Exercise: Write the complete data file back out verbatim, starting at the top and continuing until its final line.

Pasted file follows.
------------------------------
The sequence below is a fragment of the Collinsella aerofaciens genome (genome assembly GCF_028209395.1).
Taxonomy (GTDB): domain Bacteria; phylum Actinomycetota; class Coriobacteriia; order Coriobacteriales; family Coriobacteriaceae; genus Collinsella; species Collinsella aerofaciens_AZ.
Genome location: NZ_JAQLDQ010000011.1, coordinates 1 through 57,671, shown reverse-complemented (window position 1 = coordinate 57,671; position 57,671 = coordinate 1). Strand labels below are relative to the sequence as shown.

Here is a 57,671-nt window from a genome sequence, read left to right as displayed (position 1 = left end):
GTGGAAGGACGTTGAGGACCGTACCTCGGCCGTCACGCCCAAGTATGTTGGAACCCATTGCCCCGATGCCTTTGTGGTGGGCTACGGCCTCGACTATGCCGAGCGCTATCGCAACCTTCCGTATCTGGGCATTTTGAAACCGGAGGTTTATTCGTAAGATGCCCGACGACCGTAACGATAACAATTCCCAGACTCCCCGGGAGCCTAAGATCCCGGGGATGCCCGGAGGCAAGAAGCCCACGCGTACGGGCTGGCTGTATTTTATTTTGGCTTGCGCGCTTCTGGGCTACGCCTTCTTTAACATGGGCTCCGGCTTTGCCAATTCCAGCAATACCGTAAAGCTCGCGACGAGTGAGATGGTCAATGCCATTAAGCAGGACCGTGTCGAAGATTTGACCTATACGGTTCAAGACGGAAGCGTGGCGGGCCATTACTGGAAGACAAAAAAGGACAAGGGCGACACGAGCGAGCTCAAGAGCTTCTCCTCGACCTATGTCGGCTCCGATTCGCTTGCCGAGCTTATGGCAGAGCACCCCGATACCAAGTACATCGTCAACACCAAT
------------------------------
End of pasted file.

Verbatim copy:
The sequence below is a fragment of the Collinsella aerofaciens genome (genome assembly GCF_028209395.1).
Taxonomy (GTDB): domain Bacteria; phylum Actinomycetota; class Coriobacteriia; order Coriobacteriales; family Coriobacteriaceae; genus Collinsella; species Collinsella aerofaciens_AZ.
Genome location: NZ_JAQLDQ010000011.1, coordinates 1 through 57,671, shown reverse-complemented (window position 1 = coordinate 57,671; position 57,671 = coordinate 1). Strand labels below are relative to the sequence as shown.

Here is a 57,671-nt window from a genome sequence, read left to right as displayed (position 1 = left end):
GTGGAAGGACGTTGAGGACCGTACCTCGGCCGTCACGCCCAAGTATGTTGGAACCCATTGCCCCGATGCCTTTGTGGTGGGCTACGGCCTCGACTATGCCGAGCGCTATCGCAACCTTCCGTATCTGGGCATTTTGAAACCGGAGGTTTATTCGTAAGATGCCCGACGACCGTAACGATAACAATTCCCAGACTCCCCGGGAGCCTAAGATCCCGGGGATGCCCGGAGGCAAGAAGCCCACGCGTACGGGCTGGCTGTATTTTATTTTGGCTTGCGCGCTTCTGGGCTACGCCTTCTTTAACATGGGCTCCGGCTTTGCCAATTCCAGCAATACCGTAAAGCTCGCGACGAGTGAGATGGTCAATGCCATTAAGCAGGACCGTGTCGAAGATTTGACCTATACGGTTCAAGACGGAAGCGTGGCGGGCCATTACTGGAAGACAAAAAAGGACAAGGGCGACACGAGCGAGCTCAAGAGCTTCTCCTCGACCTATGTCGGCTCCGATTCGCTTGCCGAGCTTATGGCAGAGCACCCCGATACCAAGTACATCGTCAACACCAAT